My Favorite Sundance Documentaries (on Netflix, iTunes and YouTube)

In one week, the Sundance Film Festival will commence. As a three-year returning attendee, I find my enthusiasm and downright giddiness growing each year. It’s not about the parties, it’s not about the celebrities — it’s about the movies, which together present an eclectic mix of passion, wisdom and delight.

By far one of my favorite cinematic viewing pleasures comes in the form of the documentary, which for me, does the job of what many of my history teachers failed to do, tell a good story. Below are my favorites from over the years, that are available either on Netflix, iTunes or even YouTube.

 

The Oath: This was one of my favorite films from 2010 Sundance, hands-down. Following two brothers-in-law who served as Osama bin Laden’s former bodyguard and driver, it captures and contextualize issues that have befuddled Western media in the post-9/11 world, questioning notions of jihad, Guantanamo Bay and Al-Qaeda.

 

Riding Giants: You don’t have to be a surfer or even a fan of surfing to appreciate the riveting phenomenon of big wave surfing. Stacy Peralta does a tremendous job capturing the history of the sport while providing a sense of intimacy, humility and childlike wonder for these magnificent forces of nature and the surfers who seek them out.

  • On iTunes, it’s available to rent starting July 1 ,2012
  • On Netflix, it’s available on DVD and Blue-ray

 

Restrepo: Winner of the 2010 Sundance Grand Jury Prize for Documentary, Restrepo takes the audience into Afghanistan’s Korengal Valley, a stronghold of al Qaeda and the Taliban, where the U.S. Army has been fighting for the hearts and minds of the Afghan people. It manages to capture the nuances of the war, illustrating how distinct and dissimilar this battle is from ones we’ve waged in other countries, like Iraq.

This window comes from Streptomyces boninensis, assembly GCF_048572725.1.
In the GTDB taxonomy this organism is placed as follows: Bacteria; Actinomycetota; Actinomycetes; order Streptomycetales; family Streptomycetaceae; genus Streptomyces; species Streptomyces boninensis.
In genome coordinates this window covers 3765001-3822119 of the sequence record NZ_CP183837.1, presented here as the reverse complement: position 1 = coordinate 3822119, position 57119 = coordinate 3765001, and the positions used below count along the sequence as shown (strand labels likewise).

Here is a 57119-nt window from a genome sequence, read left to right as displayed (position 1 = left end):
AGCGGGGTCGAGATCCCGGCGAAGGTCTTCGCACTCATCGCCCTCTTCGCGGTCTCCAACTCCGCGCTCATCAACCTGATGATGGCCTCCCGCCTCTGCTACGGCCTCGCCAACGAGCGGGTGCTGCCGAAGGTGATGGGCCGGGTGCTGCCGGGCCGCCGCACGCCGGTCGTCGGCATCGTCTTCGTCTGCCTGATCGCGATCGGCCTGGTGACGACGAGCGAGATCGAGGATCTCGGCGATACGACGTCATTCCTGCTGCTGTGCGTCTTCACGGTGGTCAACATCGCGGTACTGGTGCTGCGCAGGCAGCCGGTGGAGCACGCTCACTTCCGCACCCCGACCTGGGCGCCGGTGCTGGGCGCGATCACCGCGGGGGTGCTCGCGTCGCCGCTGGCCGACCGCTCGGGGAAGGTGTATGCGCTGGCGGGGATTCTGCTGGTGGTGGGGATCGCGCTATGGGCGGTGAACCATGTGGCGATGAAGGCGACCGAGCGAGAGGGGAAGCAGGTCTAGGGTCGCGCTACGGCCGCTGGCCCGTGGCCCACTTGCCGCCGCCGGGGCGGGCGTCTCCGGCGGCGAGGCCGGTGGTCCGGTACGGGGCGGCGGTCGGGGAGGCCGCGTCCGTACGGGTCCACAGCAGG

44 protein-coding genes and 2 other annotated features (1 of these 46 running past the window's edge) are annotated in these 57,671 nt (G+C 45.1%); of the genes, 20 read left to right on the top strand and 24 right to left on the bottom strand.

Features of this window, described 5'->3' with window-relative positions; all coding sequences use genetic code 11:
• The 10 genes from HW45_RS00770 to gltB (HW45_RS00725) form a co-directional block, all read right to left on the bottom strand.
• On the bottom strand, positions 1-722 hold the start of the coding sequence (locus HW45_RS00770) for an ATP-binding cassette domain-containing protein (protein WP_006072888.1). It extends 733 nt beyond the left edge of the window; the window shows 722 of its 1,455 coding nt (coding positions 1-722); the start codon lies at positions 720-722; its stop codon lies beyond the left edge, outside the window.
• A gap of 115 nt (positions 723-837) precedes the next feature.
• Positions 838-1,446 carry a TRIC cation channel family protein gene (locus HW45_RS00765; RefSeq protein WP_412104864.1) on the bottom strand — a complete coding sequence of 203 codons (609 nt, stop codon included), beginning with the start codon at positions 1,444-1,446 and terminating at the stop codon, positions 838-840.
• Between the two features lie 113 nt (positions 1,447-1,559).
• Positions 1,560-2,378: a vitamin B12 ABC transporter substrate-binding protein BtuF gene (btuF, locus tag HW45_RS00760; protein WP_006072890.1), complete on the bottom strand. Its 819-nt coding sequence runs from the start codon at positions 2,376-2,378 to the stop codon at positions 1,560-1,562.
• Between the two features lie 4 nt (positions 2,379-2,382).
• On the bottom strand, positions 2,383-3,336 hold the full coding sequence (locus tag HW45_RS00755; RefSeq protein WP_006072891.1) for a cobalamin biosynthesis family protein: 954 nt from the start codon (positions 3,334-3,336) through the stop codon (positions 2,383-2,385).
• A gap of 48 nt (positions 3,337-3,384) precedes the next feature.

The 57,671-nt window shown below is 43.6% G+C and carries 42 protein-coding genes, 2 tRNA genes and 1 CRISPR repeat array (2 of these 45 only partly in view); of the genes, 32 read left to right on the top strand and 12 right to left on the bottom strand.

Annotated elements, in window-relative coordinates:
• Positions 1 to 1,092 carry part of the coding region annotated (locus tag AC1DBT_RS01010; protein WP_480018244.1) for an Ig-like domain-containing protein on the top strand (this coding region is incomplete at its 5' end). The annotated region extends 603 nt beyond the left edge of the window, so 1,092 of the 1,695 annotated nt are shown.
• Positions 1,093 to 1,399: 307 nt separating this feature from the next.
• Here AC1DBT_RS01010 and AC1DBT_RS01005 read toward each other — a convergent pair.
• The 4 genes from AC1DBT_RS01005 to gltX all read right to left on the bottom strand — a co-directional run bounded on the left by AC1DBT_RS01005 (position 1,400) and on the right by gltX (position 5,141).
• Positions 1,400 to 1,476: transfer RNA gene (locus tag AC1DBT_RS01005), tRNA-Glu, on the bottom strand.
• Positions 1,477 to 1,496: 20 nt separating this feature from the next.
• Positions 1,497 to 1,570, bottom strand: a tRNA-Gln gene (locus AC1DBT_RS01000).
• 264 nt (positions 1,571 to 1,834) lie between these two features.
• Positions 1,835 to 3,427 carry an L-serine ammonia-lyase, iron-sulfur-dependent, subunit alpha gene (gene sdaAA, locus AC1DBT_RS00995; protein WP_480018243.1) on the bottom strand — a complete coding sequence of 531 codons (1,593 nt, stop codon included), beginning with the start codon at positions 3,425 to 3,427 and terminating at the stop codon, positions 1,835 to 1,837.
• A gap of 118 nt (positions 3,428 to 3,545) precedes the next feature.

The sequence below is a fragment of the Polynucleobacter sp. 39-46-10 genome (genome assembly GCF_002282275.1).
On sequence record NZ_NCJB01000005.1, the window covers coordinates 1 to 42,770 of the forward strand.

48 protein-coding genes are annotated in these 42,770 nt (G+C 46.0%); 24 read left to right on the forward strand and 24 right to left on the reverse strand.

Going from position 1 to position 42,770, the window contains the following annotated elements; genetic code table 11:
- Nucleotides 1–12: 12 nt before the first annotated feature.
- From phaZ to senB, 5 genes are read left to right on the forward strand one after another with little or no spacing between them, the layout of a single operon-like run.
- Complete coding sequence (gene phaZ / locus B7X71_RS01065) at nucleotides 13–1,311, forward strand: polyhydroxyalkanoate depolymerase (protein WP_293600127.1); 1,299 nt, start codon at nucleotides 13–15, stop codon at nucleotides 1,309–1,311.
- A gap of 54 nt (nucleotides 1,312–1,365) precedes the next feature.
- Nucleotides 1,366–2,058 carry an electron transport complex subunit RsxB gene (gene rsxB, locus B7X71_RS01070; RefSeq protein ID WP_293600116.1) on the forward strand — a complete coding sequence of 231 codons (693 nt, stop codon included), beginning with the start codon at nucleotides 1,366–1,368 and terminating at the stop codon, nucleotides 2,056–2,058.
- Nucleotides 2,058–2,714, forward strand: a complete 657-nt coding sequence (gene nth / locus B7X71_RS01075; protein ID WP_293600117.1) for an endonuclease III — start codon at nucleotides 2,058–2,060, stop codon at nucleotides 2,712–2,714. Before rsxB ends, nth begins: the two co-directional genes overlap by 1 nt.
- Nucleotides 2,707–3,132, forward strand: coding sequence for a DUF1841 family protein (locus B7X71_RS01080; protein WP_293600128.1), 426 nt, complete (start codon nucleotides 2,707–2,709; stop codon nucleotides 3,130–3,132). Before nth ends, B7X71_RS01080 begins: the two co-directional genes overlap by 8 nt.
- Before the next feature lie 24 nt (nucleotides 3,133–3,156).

BhuttoWith exclusive interviews from the Bhutto family and never-before-seen footage, the filmmakers provide a sweeping epic of the first woman to lead an Islamic nation, who from birth seemed destined for greatness and whose assassination was all but a foregone conclusion.

 

Bobby Fischer against the World: This was by far my favorite documentary from Sundance last year, taking the audience inside the life, and sometimes mind, of chess champion Bobby Fischer through an array of up close and personal interviews. You don’t have to be a fan of chess to be mesmerized by the man who found himself at the helm of the Cold War.

 

The CoveThis shocking exposé goes to death-defying measures to reveal the thousands of dolphins being slaughtered each year in a hidden cove in Taiji, Japan.  The 2009 Sundance Audience Winner, it is a must-see.

Available on Netflix Instant

 

 

 

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